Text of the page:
Global demand for mining machinery expected to rise

By |  January 17, 2014

The worldwide demand for mining machinery is expected to expand 8.6 percent per year through 2017 to $135 billion despite some sales weakness in the short term, a new study from industry market research firm The Freedonia Group Inc. shows.

“Gains will be spurred by voracious demand for mined materials in China, India, and other developing nations as industrial output increases,” says Freedonia Group analyst Matt Raskind.

The World Mining Equipment study reveals that rapid gains in mining equipment demand will occur in large developing markets such as Brazil and India, with China being the largest purchaser.

Although metals account for a smaller share of mine output than minerals and coal in volume terms, machinery used in metals mining represents the largest segment of the global market, according to Freedonia Group. This is because the large amount of ore that typically must be removed per metric ton of primary metal product output.

The demand for metals mining equipment will rise at the most rapid pace through 2017, stimulated by steel and aluminum production, according to the study. An expansion in construction spending and agricultural output as the global population continues to increase will boost consumption of construction aggregates and fertilizer minerals such as phosphate rock, as well as sales of related equipment.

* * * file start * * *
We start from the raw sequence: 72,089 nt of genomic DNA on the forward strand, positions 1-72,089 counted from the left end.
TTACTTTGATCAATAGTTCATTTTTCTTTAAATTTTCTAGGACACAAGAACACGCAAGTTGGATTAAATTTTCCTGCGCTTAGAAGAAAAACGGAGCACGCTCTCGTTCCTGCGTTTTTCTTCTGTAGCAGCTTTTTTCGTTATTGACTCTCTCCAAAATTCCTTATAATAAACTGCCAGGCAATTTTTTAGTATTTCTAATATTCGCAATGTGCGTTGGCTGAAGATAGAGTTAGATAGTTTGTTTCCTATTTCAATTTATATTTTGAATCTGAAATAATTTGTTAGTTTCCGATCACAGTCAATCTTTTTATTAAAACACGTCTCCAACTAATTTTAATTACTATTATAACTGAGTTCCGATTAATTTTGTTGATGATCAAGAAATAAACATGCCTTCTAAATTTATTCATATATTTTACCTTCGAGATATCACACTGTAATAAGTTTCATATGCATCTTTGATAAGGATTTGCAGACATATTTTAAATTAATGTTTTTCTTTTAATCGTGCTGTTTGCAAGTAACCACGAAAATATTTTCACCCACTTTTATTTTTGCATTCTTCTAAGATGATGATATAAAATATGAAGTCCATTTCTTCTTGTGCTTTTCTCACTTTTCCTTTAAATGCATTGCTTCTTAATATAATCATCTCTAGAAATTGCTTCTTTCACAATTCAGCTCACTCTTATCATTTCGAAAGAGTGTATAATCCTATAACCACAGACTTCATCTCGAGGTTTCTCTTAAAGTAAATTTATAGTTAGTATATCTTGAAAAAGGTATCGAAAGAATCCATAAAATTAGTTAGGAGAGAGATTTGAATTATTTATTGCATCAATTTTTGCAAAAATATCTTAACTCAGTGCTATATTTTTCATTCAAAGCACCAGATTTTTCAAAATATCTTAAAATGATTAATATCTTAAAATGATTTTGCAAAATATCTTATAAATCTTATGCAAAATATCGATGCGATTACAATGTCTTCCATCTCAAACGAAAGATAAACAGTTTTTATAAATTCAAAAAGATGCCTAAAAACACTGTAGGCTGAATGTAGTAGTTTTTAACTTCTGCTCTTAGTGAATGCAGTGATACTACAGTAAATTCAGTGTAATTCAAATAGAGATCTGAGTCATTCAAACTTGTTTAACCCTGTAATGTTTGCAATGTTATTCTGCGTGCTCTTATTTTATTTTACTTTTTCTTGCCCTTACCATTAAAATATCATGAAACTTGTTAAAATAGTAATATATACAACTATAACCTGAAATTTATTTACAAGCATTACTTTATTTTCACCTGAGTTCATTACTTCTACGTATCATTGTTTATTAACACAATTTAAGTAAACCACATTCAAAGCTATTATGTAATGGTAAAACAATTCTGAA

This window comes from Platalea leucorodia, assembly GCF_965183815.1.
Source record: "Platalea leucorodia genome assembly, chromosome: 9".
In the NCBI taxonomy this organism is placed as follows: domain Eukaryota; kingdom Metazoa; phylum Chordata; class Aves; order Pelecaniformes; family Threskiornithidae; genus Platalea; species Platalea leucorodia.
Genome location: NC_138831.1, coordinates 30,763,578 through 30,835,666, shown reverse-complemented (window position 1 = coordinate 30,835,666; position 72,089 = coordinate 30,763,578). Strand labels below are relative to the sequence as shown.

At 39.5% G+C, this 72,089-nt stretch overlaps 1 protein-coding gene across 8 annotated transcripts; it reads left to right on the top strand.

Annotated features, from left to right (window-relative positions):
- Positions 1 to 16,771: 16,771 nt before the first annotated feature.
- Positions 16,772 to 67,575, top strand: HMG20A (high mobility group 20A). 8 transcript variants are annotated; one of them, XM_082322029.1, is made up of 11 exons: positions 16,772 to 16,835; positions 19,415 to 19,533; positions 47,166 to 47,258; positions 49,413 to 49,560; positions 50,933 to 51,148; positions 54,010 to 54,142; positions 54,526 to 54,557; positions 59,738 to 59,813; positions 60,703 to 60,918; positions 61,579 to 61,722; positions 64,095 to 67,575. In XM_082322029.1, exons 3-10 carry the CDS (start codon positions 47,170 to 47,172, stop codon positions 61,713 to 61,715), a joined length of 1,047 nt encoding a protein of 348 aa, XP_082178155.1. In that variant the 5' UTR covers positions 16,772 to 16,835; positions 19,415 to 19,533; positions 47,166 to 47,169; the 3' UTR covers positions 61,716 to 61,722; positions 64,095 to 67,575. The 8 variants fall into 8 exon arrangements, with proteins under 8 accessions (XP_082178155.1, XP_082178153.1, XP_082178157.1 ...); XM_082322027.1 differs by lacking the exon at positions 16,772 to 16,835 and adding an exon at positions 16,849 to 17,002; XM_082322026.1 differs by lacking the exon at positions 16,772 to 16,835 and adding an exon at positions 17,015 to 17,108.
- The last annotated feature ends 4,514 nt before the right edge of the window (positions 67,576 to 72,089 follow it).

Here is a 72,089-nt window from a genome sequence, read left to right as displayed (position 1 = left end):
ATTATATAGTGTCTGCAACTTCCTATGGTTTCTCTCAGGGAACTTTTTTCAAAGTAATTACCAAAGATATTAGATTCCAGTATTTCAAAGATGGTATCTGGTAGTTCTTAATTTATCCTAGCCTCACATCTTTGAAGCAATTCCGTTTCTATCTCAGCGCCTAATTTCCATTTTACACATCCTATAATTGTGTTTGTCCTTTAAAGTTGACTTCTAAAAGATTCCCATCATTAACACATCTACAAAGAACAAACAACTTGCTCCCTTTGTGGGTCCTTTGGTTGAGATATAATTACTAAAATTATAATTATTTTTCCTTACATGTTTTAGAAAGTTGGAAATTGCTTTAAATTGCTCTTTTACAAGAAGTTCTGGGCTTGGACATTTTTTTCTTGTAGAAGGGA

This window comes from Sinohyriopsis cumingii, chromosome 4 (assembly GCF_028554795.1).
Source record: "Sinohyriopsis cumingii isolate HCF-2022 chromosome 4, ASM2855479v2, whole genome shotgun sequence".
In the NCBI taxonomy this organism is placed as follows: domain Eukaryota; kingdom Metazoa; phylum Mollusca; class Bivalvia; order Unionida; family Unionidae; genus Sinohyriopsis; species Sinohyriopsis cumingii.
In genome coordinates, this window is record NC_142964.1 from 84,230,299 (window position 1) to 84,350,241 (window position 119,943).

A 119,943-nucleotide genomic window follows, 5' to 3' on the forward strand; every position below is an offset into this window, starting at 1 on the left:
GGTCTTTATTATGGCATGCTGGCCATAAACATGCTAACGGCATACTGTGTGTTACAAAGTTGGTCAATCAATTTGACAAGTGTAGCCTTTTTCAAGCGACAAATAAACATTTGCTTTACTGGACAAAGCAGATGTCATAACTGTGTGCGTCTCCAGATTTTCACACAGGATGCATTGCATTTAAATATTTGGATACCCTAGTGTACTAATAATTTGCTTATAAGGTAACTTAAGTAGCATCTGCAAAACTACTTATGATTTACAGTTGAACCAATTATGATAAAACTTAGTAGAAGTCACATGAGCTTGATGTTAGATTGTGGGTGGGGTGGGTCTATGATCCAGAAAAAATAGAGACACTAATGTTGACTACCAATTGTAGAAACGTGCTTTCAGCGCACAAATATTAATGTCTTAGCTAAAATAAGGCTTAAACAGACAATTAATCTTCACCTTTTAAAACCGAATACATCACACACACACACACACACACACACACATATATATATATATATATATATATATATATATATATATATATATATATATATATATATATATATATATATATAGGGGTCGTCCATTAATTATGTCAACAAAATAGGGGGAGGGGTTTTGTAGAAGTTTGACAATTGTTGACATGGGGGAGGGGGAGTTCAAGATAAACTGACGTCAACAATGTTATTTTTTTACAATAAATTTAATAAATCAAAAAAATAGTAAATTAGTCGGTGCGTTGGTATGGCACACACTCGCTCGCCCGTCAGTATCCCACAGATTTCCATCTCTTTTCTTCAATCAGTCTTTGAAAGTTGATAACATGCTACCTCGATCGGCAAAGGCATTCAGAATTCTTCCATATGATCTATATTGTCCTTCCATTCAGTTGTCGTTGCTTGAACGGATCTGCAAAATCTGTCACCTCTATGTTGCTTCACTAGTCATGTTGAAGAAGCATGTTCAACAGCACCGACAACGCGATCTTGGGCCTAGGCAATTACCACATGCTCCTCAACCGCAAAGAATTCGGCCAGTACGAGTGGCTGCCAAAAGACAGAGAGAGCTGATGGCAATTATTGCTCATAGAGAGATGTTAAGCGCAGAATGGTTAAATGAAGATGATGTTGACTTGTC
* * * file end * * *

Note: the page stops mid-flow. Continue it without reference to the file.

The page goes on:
“The greatest sales growth through 2017 will occur in the large Asia/Pacific region, fueled by substantial investments in new mine production capacity in several nations,” Raskind says.

The study also forecasts strong gains in South America, as mining companies look to develop the region’s sizable deposits of bauxite, copper and iron ore. The dissipation of copper oversupply issues that existed in 2012 and 2013 will allow prices to recover and boost associated mining equipment demand in areas rich in copper, such as Chile and Peru. The Africa/Mideast region will post the next fastest advances, followed by Eastern and Western Europe and North America.

In developed areas, a recovery in construction spending and manufacturing output will boost demand for nearly all types of mined materials, the study shows, although an increased emphasis on environmentally friendly sources of electricity will dampen thermal coal output.


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